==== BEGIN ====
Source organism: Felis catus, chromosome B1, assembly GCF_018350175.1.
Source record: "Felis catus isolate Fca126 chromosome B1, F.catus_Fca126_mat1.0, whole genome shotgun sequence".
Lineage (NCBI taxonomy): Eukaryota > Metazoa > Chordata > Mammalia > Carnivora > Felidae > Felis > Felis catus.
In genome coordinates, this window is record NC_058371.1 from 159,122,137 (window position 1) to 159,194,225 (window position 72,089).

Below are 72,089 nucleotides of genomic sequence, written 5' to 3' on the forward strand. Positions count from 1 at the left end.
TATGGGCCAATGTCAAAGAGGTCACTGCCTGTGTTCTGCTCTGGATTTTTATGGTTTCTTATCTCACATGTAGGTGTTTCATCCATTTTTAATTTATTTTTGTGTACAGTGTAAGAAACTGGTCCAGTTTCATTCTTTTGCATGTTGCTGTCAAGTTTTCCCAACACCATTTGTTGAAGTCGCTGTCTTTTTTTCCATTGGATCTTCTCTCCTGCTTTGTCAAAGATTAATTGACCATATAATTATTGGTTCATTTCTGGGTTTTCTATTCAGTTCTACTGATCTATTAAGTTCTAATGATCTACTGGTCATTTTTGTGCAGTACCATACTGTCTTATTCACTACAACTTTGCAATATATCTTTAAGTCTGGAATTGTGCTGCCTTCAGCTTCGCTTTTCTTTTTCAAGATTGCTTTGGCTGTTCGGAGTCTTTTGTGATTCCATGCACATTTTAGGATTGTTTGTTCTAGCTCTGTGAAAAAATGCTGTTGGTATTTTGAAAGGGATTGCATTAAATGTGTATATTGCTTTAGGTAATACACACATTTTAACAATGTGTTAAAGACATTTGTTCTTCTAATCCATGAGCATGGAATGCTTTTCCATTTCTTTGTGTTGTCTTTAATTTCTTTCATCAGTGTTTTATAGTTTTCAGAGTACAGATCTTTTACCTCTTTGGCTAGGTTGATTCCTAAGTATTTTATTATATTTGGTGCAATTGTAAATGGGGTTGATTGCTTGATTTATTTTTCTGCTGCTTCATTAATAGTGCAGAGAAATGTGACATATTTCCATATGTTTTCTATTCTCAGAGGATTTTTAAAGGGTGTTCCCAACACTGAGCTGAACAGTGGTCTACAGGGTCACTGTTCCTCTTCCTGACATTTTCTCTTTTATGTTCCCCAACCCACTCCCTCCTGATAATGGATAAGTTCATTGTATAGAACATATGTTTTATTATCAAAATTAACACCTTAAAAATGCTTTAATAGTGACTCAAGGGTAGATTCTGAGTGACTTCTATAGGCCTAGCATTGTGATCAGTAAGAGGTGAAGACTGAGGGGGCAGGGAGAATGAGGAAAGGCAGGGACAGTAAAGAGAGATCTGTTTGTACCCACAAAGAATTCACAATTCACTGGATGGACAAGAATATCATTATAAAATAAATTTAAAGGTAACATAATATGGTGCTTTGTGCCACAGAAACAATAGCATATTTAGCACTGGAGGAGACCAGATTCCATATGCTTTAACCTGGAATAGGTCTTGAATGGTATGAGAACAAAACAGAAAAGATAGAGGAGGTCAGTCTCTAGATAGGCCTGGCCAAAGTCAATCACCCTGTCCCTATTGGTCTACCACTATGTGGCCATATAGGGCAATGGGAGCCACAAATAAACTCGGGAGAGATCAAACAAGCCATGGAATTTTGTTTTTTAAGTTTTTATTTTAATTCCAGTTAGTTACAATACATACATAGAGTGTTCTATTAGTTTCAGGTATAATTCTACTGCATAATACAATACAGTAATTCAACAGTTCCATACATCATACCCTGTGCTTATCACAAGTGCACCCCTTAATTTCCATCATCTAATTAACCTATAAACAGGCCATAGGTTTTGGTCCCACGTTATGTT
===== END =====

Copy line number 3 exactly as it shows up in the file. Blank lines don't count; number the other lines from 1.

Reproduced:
Lineage (NCBI taxonomy): Eukaryota > Metazoa > Chordata > Mammalia > Carnivora > Felidae > Felis > Felis catus.